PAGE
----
• Do I need more cardiovascular exercise?

Tests and Other Questions Checklist

Because diabetes can affect the entire body, people with diabetes need to monitor different body functions; they should also ask the following questions of their health-care provider:
  • What is my blood pressure reading? What should it be?
  • What other tests do I need? When do I need them?
  • What was my last HA1c result? What should it be? When do I need another?
  • Do I need a microalbumin urine test?
  • How should I care for my feet?
  • What are my total cholesterol, LDL, HDL and triglycerides levels? Are they where they should be?
  • When and where should I get my eyes tested?

Assembling a Medical Team Checklist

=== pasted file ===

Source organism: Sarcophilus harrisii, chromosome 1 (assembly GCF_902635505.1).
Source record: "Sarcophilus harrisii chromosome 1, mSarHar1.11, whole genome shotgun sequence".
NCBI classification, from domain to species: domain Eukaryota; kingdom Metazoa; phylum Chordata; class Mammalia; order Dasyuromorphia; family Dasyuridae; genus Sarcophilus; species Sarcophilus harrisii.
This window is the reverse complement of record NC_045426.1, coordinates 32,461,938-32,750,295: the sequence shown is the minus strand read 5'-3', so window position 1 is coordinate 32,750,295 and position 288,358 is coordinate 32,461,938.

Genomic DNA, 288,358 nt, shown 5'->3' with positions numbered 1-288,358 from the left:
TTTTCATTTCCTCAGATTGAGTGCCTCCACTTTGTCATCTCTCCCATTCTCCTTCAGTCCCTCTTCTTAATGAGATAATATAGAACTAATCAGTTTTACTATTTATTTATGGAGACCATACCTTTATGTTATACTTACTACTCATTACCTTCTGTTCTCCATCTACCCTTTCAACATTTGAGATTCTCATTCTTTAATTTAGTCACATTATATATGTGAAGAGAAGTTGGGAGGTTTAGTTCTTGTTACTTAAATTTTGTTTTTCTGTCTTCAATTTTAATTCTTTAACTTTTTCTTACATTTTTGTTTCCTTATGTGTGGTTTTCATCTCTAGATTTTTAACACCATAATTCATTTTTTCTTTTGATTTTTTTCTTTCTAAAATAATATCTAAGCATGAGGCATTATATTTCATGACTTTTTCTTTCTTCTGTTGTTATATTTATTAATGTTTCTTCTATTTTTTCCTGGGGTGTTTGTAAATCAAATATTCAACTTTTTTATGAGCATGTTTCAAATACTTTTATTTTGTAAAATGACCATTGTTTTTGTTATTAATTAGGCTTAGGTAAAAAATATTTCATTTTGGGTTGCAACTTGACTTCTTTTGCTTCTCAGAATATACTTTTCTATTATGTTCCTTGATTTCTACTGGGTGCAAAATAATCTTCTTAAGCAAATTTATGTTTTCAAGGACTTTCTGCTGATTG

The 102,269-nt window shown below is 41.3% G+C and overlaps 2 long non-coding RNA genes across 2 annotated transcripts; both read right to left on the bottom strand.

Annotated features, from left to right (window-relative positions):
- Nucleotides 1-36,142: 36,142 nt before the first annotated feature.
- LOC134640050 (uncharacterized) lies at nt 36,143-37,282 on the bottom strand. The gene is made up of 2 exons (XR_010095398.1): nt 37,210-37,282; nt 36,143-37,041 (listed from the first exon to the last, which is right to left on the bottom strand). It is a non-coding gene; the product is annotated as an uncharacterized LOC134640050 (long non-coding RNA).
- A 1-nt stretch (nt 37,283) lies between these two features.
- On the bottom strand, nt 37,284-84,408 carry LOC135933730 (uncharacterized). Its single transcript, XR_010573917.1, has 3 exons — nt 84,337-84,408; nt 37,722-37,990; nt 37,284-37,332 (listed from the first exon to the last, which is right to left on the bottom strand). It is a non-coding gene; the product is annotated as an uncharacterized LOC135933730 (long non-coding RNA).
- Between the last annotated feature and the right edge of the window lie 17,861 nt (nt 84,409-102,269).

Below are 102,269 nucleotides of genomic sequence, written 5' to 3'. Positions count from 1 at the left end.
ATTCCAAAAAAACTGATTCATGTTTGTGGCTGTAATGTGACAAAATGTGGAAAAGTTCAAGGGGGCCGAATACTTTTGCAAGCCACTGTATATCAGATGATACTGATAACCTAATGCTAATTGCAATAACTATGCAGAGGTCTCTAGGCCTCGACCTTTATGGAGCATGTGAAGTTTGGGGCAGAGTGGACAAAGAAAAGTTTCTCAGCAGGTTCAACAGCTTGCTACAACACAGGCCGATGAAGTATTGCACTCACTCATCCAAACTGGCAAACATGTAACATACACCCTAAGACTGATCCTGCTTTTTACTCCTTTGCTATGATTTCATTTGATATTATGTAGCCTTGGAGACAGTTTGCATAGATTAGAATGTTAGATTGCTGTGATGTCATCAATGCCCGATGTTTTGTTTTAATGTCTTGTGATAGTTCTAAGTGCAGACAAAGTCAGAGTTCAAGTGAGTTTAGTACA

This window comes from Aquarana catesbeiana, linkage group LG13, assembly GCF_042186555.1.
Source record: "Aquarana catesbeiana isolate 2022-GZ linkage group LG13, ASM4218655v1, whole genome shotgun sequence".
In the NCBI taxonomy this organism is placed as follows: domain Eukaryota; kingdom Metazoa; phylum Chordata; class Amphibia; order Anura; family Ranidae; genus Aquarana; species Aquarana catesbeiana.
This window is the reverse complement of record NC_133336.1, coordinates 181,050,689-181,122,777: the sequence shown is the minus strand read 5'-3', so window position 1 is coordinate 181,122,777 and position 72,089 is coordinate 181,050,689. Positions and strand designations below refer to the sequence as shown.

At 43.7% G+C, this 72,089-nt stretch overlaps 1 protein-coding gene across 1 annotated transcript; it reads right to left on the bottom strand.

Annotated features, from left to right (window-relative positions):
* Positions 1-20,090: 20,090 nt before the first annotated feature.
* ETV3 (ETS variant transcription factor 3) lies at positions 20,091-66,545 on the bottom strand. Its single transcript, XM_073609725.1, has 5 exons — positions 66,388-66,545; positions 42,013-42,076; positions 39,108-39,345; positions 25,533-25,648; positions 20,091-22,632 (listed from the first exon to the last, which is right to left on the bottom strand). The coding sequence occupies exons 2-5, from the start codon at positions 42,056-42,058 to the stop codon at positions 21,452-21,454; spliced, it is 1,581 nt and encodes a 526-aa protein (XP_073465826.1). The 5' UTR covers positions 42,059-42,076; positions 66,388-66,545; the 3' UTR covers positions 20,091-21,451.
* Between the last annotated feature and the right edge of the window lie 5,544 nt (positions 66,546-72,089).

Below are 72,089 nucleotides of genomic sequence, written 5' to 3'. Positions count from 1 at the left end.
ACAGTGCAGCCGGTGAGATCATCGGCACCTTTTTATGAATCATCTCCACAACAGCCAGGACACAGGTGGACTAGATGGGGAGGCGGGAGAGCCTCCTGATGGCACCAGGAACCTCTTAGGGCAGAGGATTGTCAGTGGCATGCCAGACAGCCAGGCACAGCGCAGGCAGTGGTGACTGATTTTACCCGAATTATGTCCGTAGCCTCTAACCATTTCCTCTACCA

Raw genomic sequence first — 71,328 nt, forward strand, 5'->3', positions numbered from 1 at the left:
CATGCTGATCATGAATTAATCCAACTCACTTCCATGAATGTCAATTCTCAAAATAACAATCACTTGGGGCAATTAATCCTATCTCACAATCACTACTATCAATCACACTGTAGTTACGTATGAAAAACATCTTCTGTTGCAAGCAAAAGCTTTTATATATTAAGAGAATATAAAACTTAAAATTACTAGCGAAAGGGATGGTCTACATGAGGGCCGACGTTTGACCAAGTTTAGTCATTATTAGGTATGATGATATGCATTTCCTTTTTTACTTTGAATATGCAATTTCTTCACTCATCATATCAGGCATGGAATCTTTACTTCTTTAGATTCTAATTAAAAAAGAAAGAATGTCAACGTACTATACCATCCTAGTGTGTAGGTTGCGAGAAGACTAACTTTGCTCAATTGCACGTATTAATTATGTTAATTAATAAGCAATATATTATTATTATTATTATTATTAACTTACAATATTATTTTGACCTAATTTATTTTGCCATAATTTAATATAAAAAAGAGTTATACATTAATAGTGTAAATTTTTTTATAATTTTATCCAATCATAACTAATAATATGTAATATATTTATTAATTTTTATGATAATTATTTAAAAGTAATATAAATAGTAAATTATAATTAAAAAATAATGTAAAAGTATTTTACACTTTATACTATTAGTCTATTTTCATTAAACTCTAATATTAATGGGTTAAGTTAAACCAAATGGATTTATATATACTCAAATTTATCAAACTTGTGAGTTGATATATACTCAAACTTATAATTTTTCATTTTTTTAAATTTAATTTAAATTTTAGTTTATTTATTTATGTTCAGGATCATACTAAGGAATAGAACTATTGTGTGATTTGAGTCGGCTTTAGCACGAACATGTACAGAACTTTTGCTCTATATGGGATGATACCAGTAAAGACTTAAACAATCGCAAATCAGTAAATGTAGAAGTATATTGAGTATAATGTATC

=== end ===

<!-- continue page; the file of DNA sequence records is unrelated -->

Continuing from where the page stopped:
Managing diabetes can seem overwhelming at times. Most people find it helpful to assemble a team to help them achieve their goals. People with diabetes should ask their doctor the following questions:
  • Do I need a nutritionist or dietitian?
  • Should I see a physical therapist or personal trainer?
  • Will I benefit from seeing a social worker or psychologist?
  • Do I need a podiatrist?
  • Is it important for me to see an ophthalmologist?
  • Should I see a cardiologist?
  • Do I need a diabetes educator?
  • Are there other health care specialists I should see?
  • Can you recommend a support group for me to join?

When Is it an Emergency?